Washington — The Department of Defense is deploying 1,500 active-duty troops to the southern border to provide operational support to U.S. immigration authorities as they grapple with a sharp increase in migrant crossings ahead of the termination of pandemic-era migration restrictions, U.S. officials said Tuesday.
The service members will be deployed for 90 days, one official said, and will not be tasked with any law enforcement duties like detaining or processing migrants. Instead, the military units will play a supporting role, assisting with transportation, administrative duties, narcotics detection, data entry and warehouse support.
Late last month, President Biden gave the Pentagon emergency authorization to assist Homeland Security officials in efforts to combat international drug trafficking.
The deployment comes at the request of the Department of Homeland Security (DHS), officials said. DHS did not immediately respond to a request for comment. Fox News first reported that planning for the deployment was underway.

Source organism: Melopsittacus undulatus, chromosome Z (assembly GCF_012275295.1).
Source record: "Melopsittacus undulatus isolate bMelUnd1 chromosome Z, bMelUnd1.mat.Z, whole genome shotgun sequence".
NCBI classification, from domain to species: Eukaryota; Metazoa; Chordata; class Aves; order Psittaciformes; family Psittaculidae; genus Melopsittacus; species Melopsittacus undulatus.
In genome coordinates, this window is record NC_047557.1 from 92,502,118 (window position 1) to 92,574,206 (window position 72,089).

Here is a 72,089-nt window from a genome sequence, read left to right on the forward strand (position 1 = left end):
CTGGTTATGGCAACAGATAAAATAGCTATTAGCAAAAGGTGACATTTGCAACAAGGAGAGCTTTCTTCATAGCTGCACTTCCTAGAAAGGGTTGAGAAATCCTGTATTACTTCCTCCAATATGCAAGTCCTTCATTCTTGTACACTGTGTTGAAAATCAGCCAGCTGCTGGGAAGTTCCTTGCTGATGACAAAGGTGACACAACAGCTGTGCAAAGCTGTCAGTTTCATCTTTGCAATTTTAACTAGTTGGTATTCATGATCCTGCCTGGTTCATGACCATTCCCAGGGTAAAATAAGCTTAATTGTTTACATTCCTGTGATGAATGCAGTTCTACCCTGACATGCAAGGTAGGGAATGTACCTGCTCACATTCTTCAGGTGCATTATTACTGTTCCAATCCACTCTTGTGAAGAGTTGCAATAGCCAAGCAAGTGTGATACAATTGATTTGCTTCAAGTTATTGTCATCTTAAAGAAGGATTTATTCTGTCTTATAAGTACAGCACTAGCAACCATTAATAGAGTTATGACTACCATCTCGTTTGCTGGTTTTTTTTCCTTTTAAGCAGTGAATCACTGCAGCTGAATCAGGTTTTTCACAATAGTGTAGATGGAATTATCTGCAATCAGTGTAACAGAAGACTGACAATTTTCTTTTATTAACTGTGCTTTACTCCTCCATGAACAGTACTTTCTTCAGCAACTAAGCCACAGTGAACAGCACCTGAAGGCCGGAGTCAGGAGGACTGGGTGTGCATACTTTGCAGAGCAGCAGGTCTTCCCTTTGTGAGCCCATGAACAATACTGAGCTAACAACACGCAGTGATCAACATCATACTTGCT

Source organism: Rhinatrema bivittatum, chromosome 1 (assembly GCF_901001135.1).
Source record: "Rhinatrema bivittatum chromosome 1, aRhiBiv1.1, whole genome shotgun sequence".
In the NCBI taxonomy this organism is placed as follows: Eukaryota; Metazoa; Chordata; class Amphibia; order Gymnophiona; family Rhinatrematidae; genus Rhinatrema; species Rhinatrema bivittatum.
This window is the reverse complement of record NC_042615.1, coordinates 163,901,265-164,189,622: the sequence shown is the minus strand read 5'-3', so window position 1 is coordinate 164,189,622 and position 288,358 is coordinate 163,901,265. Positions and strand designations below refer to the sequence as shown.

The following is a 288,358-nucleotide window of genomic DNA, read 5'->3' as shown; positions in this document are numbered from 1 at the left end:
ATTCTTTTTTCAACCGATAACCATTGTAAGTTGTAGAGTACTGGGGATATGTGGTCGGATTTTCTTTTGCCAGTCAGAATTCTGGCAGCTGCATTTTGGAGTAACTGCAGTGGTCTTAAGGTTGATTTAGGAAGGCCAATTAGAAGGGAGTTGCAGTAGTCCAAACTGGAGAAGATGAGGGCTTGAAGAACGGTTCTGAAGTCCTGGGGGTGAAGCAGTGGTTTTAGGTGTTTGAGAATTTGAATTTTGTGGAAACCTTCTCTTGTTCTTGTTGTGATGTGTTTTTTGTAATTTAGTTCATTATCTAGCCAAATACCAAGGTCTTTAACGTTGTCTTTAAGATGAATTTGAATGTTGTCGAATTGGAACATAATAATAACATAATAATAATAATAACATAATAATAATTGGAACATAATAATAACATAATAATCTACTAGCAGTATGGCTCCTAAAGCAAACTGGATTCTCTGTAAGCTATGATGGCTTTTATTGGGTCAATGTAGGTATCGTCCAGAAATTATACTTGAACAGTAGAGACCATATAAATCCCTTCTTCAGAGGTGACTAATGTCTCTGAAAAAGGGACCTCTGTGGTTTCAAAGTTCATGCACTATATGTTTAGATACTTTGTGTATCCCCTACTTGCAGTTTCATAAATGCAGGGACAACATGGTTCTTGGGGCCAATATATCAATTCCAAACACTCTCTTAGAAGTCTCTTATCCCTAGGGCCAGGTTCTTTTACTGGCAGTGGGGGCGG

The move to send military units to the southern border is designed to ease some of the pressure on Customs and Border Protection (CBP) officials, who are preparing for a sharp increase in crossings once they can no longer expel migrants under Title 42, the public health restriction first enacted in March 2020. The policy is set to end on May 11, once the national COVID-19 public health emergency expires.
Troy Miller, the top official at CBP, recently told Congress that his agency is preparing for as many as 10,000 migrants to cross the southern border every day after the end of Title 42, which would almost double the daily average in March. Daily migrant arrivals have already increased to more than 7,000 in recent days.
The military has been asked to support U.S. border officials multiple times, under both Republican and Democratic administrations. Former President Donald Trump’s administration authorized dozens of high-profile and often controversial deployments as part of a broader crack down on illegal border crossings.
One U.S. official said that roughly 2,500 National Guard troops are already at the border to support CBP, and their mission will be unchanged.
Nancy Cordes, Sara Cook and Eleanor Watson contributed reporting.
Camilo Montoya-Galvez is the immigration reporter at CBS News. Based in Washington, he covers immigration policy and politics.